Opening of Brazil's Telecom Market Successful So Far

FORT LAUDERDALE, FLA. (03/27/2000) - The agency that regulates Brazil's telecommunications market gets high marks from credit-rating company Fitch IBCA for its work in overseeing the opening up of Latin America's largest telecommunications market.

Anatel, as the regulatory agency is called, has done a very good job of steering Brazil's telecommunications market from a monopoly to a progressively more open and competitive situation, Fitch IBCA said in a recent report.

Anatel's ability at controlling the incumbent companies in the market and the body's interest in fostering competition "have enabled (it) to create a truly competitive operating environment that has fostered innovative marketing and, so far, achieved competitive market benefits," according to the Fitch IBCA report.

Brazil began opening up its telecommunications market several years ago. The country's most decisive step toward allowing competition to blossom was the US$19 billion privatization of its state telecom, Telebras, which was broken up into 12 companies -- one long-distance carrier, eight cellular providers and three fixed-line operators -- and auctioned off in July 1998. [See "MCI Buys Stake in Brazil's Long Distance Telco," July 29, 1998.]Currently, all 12 of the former Telebras companies face competition, and the result of the state telecom's breakup has been an increase in revenue, services, speed and efficiency in a market that, during its monopoly years, had been marked by utter inefficiency, according to Fitch IBCA.

"The Brazilian telecommunications sector is currently experiencing the greatest growth period in its history. The growth is attributable to reform measures taken by Anatel... and continued consumer demand," the report states.

However, the task is far from finished, Fitch IBCA said. In a couple of years, Brazil's government plans to broaden the competitive framework, which in most markets is currently a duopoly, and this process will have to be properly managed. Furthermore, constant and heavy investments will be needed from carriers in order to continue revamping the country's telecommunications infrastructure.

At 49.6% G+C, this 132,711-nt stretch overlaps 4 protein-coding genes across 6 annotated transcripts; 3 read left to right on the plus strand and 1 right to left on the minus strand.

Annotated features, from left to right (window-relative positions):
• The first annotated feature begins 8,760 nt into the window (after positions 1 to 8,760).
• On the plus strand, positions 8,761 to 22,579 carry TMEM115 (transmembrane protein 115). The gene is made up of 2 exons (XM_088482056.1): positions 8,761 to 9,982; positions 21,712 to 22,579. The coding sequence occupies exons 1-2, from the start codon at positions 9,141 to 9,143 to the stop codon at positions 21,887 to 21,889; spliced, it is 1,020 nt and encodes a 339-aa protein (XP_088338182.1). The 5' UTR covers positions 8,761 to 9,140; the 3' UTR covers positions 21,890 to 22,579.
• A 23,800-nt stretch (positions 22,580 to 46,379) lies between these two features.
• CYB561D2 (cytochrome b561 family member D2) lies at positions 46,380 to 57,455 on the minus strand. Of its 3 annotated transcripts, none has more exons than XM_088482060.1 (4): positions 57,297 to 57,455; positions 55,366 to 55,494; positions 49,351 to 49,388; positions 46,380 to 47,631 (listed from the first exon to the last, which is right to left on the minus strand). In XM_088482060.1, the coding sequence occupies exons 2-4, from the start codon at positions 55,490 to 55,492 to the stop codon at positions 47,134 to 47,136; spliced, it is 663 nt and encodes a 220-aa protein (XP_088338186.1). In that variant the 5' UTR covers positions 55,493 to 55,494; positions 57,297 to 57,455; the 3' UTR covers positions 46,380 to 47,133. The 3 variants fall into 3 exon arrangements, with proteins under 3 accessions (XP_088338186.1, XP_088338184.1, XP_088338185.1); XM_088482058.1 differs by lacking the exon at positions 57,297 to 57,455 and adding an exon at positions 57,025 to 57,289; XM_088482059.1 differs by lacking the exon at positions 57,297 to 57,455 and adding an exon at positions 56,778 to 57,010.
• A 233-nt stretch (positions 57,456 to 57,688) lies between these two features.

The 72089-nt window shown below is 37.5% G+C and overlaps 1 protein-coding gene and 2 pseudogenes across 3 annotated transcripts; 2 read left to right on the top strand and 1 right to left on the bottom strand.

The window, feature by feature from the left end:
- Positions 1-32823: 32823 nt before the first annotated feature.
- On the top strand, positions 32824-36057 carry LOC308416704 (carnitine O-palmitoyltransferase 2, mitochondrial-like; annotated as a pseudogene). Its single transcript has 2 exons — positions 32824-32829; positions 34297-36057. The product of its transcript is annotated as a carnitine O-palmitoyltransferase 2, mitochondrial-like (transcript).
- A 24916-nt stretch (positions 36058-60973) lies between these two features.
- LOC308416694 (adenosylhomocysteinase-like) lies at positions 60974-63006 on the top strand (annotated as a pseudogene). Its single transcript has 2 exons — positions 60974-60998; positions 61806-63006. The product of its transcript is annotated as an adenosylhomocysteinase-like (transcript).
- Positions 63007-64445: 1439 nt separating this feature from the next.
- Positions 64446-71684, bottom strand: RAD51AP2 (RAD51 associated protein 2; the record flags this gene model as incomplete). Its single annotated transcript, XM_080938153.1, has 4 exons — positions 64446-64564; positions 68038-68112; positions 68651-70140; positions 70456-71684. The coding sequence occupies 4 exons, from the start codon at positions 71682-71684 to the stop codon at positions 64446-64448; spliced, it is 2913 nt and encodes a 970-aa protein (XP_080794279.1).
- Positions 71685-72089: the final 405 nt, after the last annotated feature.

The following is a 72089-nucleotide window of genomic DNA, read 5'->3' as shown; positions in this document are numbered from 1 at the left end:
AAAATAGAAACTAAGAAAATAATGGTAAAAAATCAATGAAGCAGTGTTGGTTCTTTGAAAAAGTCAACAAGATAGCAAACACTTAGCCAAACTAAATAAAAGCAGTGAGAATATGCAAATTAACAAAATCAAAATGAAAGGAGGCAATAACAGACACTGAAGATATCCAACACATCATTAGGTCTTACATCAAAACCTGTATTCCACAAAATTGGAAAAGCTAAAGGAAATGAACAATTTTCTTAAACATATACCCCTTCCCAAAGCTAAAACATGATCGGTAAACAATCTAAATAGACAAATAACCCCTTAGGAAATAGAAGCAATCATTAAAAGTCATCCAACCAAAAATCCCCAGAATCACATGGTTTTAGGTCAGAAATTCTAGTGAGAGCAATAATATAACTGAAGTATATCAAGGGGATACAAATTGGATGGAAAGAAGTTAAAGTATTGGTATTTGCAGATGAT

"A substantial level of capital will be required to complete Phase 1 build-out of the Brazilian telecommunications infrastructure," the report states.

Fitch IBCA forecasts a process of consolidation for the Brazilian telecom market, during which time international players such as Spain's Telefonica SA, AT&T Corp., Telecom Italia and MCI WorldCom Inc. will have the upper hand.

"Given the highly fragmented status of the Brazilian telecommunications sector, full-fledged consolidation is expected once cross-sector consolidation restrictions are lifted beginning in 2005. Obviously, companies that are wholly owned by strong multinational operators... will hold an advantage in an environment of consolidation," the report states.

Brazil, which has a population of about 172 million, is Latin America's largest economy and the eighth-largest economy in the world.

Like Brazil, many other Latin American countries have embarked on journeys to end decades of telecommunications monopolies which left them with archaic telecom infrastructures.

México, Chile, Argentina, Perú and Venezuela are some of the countries who either have reformed or are in the process of reforming their telecom markets.

Industry observers note that the agencies in charge of regulating these markets play a critical role in determining whether the evolution to a competitive, open market will be successful. [See "LatAm Governments Could Choke Telecom Improvements," Sept. 24, 1999.]The telecommunications services market in Latin America is expected to grow from $40 billion in 1998 to $92 billion in 2004, according to market research company Pyramid Research Inc. in Cambridge, Massachusetts.

Fitch IBCA, based in New York City, can be reached at +1-212-908-0500 or at http://www.fitchibca.com/. Anatel is at http://www.anatel.gov.br/.

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